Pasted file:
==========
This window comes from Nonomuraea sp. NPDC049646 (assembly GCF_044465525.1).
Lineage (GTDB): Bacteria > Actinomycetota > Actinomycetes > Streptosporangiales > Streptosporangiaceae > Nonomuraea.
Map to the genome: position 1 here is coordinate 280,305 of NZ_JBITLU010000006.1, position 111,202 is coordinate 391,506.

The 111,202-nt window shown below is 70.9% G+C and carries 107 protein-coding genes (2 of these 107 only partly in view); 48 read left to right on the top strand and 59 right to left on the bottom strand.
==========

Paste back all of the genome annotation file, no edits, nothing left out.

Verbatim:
This window comes from Nonomuraea sp. NPDC049646 (assembly GCF_044465525.1).
Lineage (GTDB): Bacteria > Actinomycetota > Actinomycetes > Streptosporangiales > Streptosporangiaceae > Nonomuraea.
Map to the genome: position 1 here is coordinate 280,305 of NZ_JBITLU010000006.1, position 111,202 is coordinate 391,506.

The 111,202-nt window shown below is 70.9% G+C and carries 107 protein-coding genes (2 of these 107 only partly in view); 48 read left to right on the top strand and 59 right to left on the bottom strand.